In the midst of the geopolitical confrontation unravelling at the Belarus-Poland border, the European Commission has unveiled new plans to punish transport companies that aid and abet the smuggling and trafficking of people.
The draft law would apply to all kinds of transport – land, air and sea – and would empower the executive to suspend a range of rights, including the right to provide transport services, to fly over and transit across EU territory and to refuel and carry out maintenance.
The move comes in response to growing suspicions over the role played by Belarusian state-owned carrier Belavia.
Brussels believes the airline helped Belarus President Alexander Lukashenko to bring migrants from the Middle East and African countries all the way to Minsk, where they were then pushed towards the borders with Poland, Latvia and Lithuania.
Lukashenko has denied inviting migrants but he recently told the BBC that it is “absolutely possible” his troops helped them cross into Poland.
The border crisis has been going on since early summer, but the situation took a dramatic turn earlier this month, when hundreds of new arrivals suddenly showed up at the Belarus-Poland frontier, mainly at the Kuźnica crossing point, with the goal of travelling to Germany.
The episode led to international outrage and condemnation. The EU has already agreed to expand its already-long list of sanctions against Belarus.
“Let us be clear: these migrants are being vilely misled by false promises. We have to combat this,” Commission President Ursula von der Leyen told the European Parliament.
“That is why we are proposing that a watchlist be drawn up for all means of transport based on international law on the trafficking and smuggling of migrants.”
The legislation presented on Tuesday afternoon is a step forward in the bloc’s plans to up the ante and prevent similar episodes in the future. The law will empower the Commission to slap transport companies with punitive measures to curtail their movements and cripple their business operations.
Under the new rules, Brussels will be able to directly target commercial operators that are taking an “active part” in the smuggling of migrants and those that “organise, direct, aid, abet, facilitate or counsel the commission” of such crime. The Commission will have to gather evidence to back its claims and give the company an opportunity to respond to the accusations.
Blacklisting can be done through the suspension of one or several rights across EU territory, such as the right to provide transport services, to fly and transit, to refuel, to carry out maintenance and to call into ports. Brussels will also be able to withdraw licences and authorisations and to limit transport operations anywhere in the European Union.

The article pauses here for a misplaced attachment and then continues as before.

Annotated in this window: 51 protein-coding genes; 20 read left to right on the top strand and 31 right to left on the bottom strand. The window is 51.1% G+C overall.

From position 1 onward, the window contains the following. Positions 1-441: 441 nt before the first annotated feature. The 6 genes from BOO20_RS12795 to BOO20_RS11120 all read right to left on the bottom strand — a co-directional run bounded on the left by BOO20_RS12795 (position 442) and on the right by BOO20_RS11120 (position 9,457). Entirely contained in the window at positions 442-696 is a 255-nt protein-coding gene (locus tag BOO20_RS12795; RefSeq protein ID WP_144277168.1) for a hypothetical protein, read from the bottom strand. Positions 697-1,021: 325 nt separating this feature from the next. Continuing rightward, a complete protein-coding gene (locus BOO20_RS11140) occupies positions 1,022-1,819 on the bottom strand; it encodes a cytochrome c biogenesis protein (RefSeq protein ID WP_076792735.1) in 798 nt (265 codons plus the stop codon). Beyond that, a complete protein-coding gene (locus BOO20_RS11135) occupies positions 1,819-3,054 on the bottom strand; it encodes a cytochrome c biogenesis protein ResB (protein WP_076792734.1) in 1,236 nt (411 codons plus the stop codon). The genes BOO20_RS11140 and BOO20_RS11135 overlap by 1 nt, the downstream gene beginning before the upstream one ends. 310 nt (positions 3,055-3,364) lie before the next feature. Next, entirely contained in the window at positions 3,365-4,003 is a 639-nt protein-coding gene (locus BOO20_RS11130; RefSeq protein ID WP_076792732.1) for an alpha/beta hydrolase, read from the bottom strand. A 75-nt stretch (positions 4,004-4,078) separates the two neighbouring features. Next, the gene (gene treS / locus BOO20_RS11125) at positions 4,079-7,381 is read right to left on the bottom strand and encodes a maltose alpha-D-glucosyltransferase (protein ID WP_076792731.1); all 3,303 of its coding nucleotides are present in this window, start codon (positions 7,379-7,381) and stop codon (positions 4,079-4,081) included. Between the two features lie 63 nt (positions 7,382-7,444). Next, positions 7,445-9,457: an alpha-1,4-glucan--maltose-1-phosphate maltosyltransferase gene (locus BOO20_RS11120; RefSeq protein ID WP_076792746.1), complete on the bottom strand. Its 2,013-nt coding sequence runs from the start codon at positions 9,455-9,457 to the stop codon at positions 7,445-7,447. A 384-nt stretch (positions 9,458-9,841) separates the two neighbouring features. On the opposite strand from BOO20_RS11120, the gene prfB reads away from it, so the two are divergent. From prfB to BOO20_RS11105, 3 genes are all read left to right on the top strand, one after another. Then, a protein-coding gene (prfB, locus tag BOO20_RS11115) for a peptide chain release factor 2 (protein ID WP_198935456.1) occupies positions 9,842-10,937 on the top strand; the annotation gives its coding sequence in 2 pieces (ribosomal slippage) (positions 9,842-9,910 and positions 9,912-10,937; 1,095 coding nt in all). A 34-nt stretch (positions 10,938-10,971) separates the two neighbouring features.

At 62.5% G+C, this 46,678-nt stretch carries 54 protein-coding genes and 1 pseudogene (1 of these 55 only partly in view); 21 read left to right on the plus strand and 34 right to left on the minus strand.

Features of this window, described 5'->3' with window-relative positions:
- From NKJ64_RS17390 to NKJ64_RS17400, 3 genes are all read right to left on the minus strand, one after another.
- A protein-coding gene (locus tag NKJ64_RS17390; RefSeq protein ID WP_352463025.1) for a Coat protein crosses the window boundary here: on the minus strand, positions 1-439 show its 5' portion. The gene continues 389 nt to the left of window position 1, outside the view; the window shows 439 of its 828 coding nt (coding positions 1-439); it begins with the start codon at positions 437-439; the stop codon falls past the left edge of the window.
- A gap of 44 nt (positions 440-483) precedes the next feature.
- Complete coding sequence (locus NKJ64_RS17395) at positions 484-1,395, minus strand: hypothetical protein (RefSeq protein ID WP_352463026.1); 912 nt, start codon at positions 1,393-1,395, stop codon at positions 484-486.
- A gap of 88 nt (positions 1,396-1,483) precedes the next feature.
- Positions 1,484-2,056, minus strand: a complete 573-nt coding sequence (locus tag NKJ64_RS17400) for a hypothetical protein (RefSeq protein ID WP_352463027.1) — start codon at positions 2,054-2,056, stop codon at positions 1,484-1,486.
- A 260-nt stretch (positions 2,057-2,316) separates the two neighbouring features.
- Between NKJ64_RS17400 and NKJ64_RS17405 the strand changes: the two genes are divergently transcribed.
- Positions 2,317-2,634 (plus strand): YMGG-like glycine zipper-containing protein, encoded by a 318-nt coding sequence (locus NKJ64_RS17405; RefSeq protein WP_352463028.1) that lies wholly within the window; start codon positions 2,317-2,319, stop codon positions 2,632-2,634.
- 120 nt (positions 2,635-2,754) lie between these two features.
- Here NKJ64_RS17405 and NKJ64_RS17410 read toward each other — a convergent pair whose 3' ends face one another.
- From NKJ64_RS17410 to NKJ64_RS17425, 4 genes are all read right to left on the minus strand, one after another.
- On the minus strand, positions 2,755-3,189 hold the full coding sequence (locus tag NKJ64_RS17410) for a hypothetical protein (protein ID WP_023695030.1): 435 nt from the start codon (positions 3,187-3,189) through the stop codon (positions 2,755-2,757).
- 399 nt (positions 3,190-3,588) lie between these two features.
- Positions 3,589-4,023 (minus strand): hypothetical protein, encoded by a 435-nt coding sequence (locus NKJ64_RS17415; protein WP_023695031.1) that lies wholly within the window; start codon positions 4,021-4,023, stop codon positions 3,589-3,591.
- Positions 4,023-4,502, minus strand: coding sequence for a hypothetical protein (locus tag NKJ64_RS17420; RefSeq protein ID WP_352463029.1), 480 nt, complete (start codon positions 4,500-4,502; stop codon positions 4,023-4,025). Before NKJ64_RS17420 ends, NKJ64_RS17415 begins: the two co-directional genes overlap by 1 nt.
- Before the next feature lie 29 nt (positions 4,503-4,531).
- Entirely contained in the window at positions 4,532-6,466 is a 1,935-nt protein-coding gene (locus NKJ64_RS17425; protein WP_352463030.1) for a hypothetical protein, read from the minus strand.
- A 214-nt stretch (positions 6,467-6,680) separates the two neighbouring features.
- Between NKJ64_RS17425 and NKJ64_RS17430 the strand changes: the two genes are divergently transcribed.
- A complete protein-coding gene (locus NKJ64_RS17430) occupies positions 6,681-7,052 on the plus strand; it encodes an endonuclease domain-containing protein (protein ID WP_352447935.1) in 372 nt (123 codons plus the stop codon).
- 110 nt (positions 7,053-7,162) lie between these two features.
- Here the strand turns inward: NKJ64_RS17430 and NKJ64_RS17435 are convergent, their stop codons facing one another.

The penalties will be applied right after the Commission formally adopts them. Member states will have 14 days to raise any objections. The sanctions can stay in place for up to one year and be reviewed at any time.
The Commission noted the blacklisting measures will not affect EU passengers, who will retain the right to reimbursement, re-routing and compensation in case their flights are disrupted.
Like any other regulation, the text has to be negotiated and approved by the European Parliament and the Council, which means its provisions will not be used during the present crisis, unless the situation extends over time.
Arrivals at the EU’s eastern borders have decreased after the bloc sent its top officials on a diplomatic tour to pressure countries of origin, like Lebanon, the United Arab Emirates and Iraq, into stopping Minsk-bound flights. However, tensions remain high, with thousands of migrants stranded between Belarus and Poland.
Access to the area is restricted, making reports hard to verify.
The EU is now focussing its political efforts on repatriation and reallocation. On Tuesday, the Commission announced an extra €200 million for border management in Latvia, Lithuania and Poland, as well as €3.5 million for voluntary returns and €700,000 in humanitarian assistance.
“Member States facing such a hybrid attack must be able to respond effectively to the emergency situation they face,” President von der Leyen told MEPs.
“At the same time, they need to fully respect fundamental rights and international obligations. Both points are crucial and we need to find a way to reconcile them.”
Belarusian carriers are still banned from EU airspace and EU airports due to a decision taken in June after the detention of journalist Roman Protasevich and his partner Sofia Sapega.